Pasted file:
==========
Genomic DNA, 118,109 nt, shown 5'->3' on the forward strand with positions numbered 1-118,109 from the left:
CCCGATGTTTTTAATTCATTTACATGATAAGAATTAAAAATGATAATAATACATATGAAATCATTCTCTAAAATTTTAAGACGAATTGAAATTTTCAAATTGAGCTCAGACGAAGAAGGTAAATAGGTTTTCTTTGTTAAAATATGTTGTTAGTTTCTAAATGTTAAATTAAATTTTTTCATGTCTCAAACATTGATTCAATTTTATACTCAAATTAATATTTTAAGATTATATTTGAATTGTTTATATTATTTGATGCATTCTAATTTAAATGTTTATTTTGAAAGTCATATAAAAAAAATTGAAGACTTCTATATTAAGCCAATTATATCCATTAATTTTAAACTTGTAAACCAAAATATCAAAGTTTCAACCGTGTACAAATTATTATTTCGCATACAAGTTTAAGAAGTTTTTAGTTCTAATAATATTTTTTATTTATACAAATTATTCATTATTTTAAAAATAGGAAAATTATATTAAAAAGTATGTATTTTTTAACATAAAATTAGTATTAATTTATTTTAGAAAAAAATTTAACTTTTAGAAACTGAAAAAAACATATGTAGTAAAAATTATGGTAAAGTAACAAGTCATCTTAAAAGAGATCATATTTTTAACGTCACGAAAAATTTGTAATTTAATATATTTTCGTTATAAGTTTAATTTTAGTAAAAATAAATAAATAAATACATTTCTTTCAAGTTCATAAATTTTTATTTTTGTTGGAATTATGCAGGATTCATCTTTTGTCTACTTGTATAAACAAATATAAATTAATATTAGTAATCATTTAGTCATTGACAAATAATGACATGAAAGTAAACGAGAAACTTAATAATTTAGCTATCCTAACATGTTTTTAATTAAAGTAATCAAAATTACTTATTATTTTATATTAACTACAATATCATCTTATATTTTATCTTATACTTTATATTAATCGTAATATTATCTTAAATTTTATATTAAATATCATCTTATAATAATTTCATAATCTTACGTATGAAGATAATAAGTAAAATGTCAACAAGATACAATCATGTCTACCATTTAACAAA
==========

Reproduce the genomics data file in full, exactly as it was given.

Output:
Genomic DNA, 118,109 nt, shown 5'->3' on the forward strand with positions numbered 1-118,109 from the left:
CCCGATGTTTTTAATTCATTTACATGATAAGAATTAAAAATGATAATAATACATATGAAATCATTCTCTAAAATTTTAAGACGAATTGAAATTTTCAAATTGAGCTCAGACGAAGAAGGTAAATAGGTTTTCTTTGTTAAAATATGTTGTTAGTTTCTAAATGTTAAATTAAATTTTTTCATGTCTCAAACATTGATTCAATTTTATACTCAAATTAATATTTTAAGATTATATTTGAATTGTTTATATTATTTGATGCATTCTAATTTAAATGTTTATTTTGAAAGTCATATAAAAAAAATTGAAGACTTCTATATTAAGCCAATTATATCCATTAATTTTAAACTTGTAAACCAAAATATCAAAGTTTCAACCGTGTACAAATTATTATTTCGCATACAAGTTTAAGAAGTTTTTAGTTCTAATAATATTTTTTATTTATACAAATTATTCATTATTTTAAAAATAGGAAAATTATATTAAAAAGTATGTATTTTTTAACATAAAATTAGTATTAATTTATTTTAGAAAAAAATTTAACTTTTAGAAACTGAAAAAAACATATGTAGTAAAAATTATGGTAAAGTAACAAGTCATCTTAAAAGAGATCATATTTTTAACGTCACGAAAAATTTGTAATTTAATATATTTTCGTTATAAGTTTAATTTTAGTAAAAATAAATAAATAAATACATTTCTTTCAAGTTCATAAATTTTTATTTTTGTTGGAATTATGCAGGATTCATCTTTTGTCTACTTGTATAAACAAATATAAATTAATATTAGTAATCATTTAGTCATTGACAAATAATGACATGAAAGTAAACGAGAAACTTAATAATTTAGCTATCCTAACATGTTTTTAATTAAAGTAATCAAAATTACTTATTATTTTATATTAACTACAATATCATCTTATATTTTATCTTATACTTTATATTAATCGTAATATTATCTTAAATTTTATATTAAATATCATCTTATAATAATTTCATAATCTTACGTATGAAGATAATAAGTAAAATGTCAACAAGATACAATCATGTCTACCATTTAACAAA